Impact could be analysed along several lines: economic, environmental, social, health/nutrition and governance. In a nutshell, “the publications reviewed in this paper tend to generally agree on the social benefits of Short Food Supply Chains, their economic and environmental impacts typically elicit more heterogeneous outcomes, while their health/nutrition and governance dimensions remain underexplored.”

The social impacts of short supply chains are the least debated among scholars. However, research needs to look beyond the more recent and activists initiatives if it is to draw a full picture of these chains’ contribution to the social fabric.

Are these chains providing a fairer price to farmers?

Research has also looked into economic impacts. Expectations regarding short food chains include reducing economic uncertainty for farmers, increasing their income, creating jobs and contributing to the local economy.

Among all potential benefits of short food chains, that regarding the ability for farmers to make a better living than in conventional chains is central. Indeed, it is what motivates many farmers to get involved. What does literature says about that?

To start with, this is very difficult to study, as many small-scale farmers do not practice cost accounting, making it hard to trace the impact of shifting distribution patterns.

Nonetheless, European and North-American-based surveys show that involvement in short chains does not automatically lead to an increase in farmers’ income. In order to so, some conditions are to be met:

  • On-site conditions. Farmers’ training and ability to organise both production and distribution is key to avoiding burn-out, especially in the first years after founding the farm. Growing organic produce is also positively correlated with an increase in income.
  • Territorial or chain-specific settings also play a major role. These include the degree of local competition, the level of margin allocated to intermediaries or the fact that processing facilities are accessible close by. The ability for producers to do things together (for instance in collective farmers’ shops) also helps to increase their income.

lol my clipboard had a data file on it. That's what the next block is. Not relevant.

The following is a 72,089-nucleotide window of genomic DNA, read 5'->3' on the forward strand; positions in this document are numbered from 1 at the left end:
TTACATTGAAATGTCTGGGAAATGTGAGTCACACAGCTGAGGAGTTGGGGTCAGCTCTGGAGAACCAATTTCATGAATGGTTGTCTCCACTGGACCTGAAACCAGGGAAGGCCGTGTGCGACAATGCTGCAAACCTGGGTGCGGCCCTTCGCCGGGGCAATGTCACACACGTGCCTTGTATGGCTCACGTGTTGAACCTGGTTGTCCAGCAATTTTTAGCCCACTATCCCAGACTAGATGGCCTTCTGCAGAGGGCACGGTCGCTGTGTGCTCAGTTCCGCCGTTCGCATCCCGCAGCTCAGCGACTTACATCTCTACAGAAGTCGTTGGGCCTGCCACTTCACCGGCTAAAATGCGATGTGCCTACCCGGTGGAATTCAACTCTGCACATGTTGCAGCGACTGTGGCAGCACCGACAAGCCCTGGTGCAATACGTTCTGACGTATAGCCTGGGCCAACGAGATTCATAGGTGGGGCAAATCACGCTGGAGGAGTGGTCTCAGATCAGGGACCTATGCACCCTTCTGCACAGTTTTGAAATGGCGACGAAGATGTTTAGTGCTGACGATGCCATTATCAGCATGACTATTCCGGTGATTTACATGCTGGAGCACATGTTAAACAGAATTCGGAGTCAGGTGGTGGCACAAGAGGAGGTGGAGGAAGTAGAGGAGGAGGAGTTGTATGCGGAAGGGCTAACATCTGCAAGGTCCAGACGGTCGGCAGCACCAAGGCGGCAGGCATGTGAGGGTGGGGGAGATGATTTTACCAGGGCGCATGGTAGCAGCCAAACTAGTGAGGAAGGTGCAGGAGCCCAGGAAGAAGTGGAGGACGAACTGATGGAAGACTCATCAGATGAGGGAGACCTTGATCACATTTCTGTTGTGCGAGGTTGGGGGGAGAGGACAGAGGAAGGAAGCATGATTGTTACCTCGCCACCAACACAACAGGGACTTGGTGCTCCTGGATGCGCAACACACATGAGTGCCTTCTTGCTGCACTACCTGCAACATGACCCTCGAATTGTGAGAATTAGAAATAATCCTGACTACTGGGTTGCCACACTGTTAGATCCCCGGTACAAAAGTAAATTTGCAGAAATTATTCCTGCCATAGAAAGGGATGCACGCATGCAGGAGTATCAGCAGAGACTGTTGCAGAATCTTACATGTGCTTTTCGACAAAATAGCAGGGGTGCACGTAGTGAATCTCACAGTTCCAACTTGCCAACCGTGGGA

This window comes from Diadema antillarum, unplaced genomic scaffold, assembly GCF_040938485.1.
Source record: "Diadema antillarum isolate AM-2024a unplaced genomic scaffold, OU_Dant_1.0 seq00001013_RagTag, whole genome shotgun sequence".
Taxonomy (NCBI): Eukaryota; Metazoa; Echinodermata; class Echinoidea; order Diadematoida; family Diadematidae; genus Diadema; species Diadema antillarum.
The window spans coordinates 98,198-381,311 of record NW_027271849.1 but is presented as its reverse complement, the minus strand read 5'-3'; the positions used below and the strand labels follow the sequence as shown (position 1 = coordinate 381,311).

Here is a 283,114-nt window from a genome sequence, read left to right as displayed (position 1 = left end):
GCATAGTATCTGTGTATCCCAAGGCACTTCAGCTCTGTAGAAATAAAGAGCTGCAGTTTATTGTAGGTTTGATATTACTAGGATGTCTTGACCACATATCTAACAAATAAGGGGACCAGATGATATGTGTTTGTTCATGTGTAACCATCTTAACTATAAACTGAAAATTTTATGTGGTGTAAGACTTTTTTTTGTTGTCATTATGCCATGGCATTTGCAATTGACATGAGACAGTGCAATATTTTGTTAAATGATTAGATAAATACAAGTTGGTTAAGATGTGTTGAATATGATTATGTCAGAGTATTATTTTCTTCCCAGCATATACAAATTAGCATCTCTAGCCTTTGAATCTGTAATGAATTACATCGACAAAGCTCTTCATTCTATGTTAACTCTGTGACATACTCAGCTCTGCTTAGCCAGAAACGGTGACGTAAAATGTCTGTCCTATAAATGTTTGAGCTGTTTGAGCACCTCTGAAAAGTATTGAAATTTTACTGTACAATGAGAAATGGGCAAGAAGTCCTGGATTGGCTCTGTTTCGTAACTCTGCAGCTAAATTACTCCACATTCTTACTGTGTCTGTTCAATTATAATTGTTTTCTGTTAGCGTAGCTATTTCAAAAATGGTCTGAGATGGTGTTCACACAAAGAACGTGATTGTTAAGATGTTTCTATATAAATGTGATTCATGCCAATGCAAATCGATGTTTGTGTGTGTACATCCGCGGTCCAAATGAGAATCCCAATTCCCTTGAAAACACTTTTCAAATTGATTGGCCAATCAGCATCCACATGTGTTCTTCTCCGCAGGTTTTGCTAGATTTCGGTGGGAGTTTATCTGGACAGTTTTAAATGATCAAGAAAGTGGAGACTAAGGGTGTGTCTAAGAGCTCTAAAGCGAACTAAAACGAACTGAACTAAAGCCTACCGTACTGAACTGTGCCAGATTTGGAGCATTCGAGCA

No silver environmental bullet

Another expectation regarding short food chains is their environmental impacts. Is local better for the environment? On this point, research starts to provide answers. Life Cycle Analysis is the methodology that is the most widely used because it encompasses all environmental dimensions. However, Yuna Chiffoleau recalls that it has limits when it comes to assessing short food chains. Indeed, life cycle analysis was designed to optimise long chains and runs into difficulties when analysing the specificities of short ones. For instance, assessing the impact of a tomato delivered by a long and specialised chain is straightforward enough, as all impacts incurred along the chain can be attributed to the tomato. But we cannot really do that in short chains that produce and sell several products in baskets. Which portion of the energy used on the farms was dedicated to this tomato? And which part goes to the salad that it sold alongside it in the same basket?

Transportation has been a highly debated issue in the past, with results showing that bulk transportation of big volumes from far away can score better as far as carbon is concerned that smaller quantities moved in a non-efficient way (see our previous article Going beyond local food).